• Last modified 862 days ago (Feb. 6, 2019)



© Another Day in the Country

Organizing the things and stuff of life is an ongoing, never-ending task. Every year, about this time, I find myself attempting to learn some new skill to keep it all in check.

Perhaps, this yearly occurrence happens in January, or February if I’m procrastinating because we usually end our personal financial year the end of December and begin thinking about paying taxes in April, so we need to “get our ducks in a row,” so to speak.

It’s in January that I set up a series of new files for budgets and receipts, and draw a bright line in my check register to indicate that a new year has begun — fresh with resolutions to adhere to my budget projections more closely.

This year I didn’t really make a list of New Year’s resolutions because they have become redundant. On New Year ’s Day this year I found myself sitting around a huge table with family and friends, discussing whether we’d made resolutions.

“Every year, I put on my list to ‘drink more water’. Can you believe it?” said one.

“Me, too,” said several others.

I smiled as I listened to the girls talking because “drink at least 8 glasses of water every day” had appeared on my New Year’s list for years and then I just stopped making lists. I know what I need to do. I’m aware of the areas in my life where improvements need to be made. Organizing is one of those constant improvements.

Through the years, I’ve had help from many a book. Then there’s my sister who surely must have her doctorate in organizational skills. She’s in a master class for getting clutter controlled. Notebooks are her specialty for all that paper stuff. See-thru boxes are her penchant and extra shelving is considered “a necessity of life.”

My personal favorite is drawers. I love a good set of drawers in a bathroom, for instance, in a variety of sizes. Boxes come next. I love wooden boxes, stacking boxes, even hatboxes.

There is always help at hand to guide you on your way with tips and suggestions for organizing your life. Last year, I read about a Scandinavian method called “death cleaning.” I read the book and practiced the techniques. Within a few weeks I stopped renewing the book at the library and took it back. It was good while it lasted.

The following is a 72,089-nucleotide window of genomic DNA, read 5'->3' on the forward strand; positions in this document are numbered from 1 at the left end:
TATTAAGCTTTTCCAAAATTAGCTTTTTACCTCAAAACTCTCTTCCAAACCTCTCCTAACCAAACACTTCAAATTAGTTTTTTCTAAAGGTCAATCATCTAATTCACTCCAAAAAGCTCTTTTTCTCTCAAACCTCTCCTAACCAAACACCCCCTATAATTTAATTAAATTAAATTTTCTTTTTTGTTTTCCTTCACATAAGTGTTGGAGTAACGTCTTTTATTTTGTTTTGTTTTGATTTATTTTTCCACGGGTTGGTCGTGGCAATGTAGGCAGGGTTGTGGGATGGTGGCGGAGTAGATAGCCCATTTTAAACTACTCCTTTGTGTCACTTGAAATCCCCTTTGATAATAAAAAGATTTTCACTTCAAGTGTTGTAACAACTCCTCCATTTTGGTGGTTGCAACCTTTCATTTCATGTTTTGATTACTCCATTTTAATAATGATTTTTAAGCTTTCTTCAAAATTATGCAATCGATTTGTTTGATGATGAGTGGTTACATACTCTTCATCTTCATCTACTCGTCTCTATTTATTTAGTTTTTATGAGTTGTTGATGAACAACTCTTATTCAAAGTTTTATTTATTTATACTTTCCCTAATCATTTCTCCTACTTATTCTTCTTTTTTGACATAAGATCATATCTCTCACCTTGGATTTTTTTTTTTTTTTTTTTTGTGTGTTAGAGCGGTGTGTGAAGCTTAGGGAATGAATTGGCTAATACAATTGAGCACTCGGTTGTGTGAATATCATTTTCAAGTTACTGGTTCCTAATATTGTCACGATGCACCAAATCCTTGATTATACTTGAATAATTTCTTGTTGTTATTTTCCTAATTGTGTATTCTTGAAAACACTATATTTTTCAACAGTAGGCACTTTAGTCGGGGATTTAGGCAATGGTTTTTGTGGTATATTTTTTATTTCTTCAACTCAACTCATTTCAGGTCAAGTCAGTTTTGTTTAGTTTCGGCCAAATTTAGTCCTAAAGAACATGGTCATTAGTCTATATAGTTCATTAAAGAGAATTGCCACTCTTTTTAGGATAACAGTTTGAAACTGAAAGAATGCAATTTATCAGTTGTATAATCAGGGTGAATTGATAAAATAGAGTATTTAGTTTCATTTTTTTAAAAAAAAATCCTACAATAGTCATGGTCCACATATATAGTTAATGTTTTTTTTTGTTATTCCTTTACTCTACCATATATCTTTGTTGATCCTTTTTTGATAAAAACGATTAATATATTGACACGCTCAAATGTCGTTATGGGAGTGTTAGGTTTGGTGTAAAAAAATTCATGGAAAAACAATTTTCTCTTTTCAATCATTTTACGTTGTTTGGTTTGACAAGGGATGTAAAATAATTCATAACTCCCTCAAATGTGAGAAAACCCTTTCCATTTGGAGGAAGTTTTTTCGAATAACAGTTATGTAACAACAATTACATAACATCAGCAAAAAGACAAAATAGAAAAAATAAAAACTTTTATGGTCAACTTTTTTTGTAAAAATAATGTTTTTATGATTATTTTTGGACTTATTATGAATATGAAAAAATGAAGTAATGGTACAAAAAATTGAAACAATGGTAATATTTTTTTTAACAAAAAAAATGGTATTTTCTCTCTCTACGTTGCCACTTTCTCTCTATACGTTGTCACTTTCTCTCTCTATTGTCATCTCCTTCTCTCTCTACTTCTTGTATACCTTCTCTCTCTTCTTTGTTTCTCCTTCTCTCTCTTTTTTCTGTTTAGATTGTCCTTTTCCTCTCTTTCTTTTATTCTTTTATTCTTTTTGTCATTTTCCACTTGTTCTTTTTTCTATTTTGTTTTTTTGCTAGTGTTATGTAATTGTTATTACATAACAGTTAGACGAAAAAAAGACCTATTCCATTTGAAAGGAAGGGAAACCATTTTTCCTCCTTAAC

Every year there seems to be another “self help” technique that becomes the rage. One year I learned to roll my underwear and socks instead of folding them like my mother had taught me. That worked especially nice in drawers. My sock drawer never ceases to amaze and impress my sister. “Good for you,” she says. In that drawer I counted 32 pairs of socks, from footies to knee socks. Who needs that many socks?

I discovered this year’s organizational goddess on Netflix, of all places. She’s imported her technique for living an orderly life from Japan to Southern California. She doesn’t even speak English, going to her clients with a translator, teaching her devotees — which now includes me — to “spark-a joy,” as she says it.

She hooked me the minute she entered a messy cluttered house and asked her clients for a moment of silence while she knelt on the floor and ‘thanked the house’ for sheltering these people. What a lovely concept. In one fell swoop she began to teach gratefulness for what we have. We have so much in this country, and sometimes in our rush to succeed and acquire, we forget to give thanks for what we already own — like 32 pairs of socks!

Then it was onto the next lesson: going through our belongings, starting with clothes. I am learning to test whether or not something sparks joy. In the past, the criterion was “does it still fit?” or “have you worn it recently?” All good concepts but this is a new wrinkle. If the item doesn’t spark joy, you don’t keep it. You thank whatever thing you are holding for serving you and you give it away. It’s just that simple.

I discovered that sensing that joyful feeling is like exercising a muscle. The more you do it, the stronger the sensation. The more joy you feel, the more thankfulness bubbles up. The more thankfulness surfacing, the less things and stuff you need. The less things and stuff, the less work to keep it organized.

This latest organizational guru also has a new way of folding things. No stacking, no rolling — I’m practicing “tenting” my blue jeans on another day in the country.

Last modified Feb. 6, 2019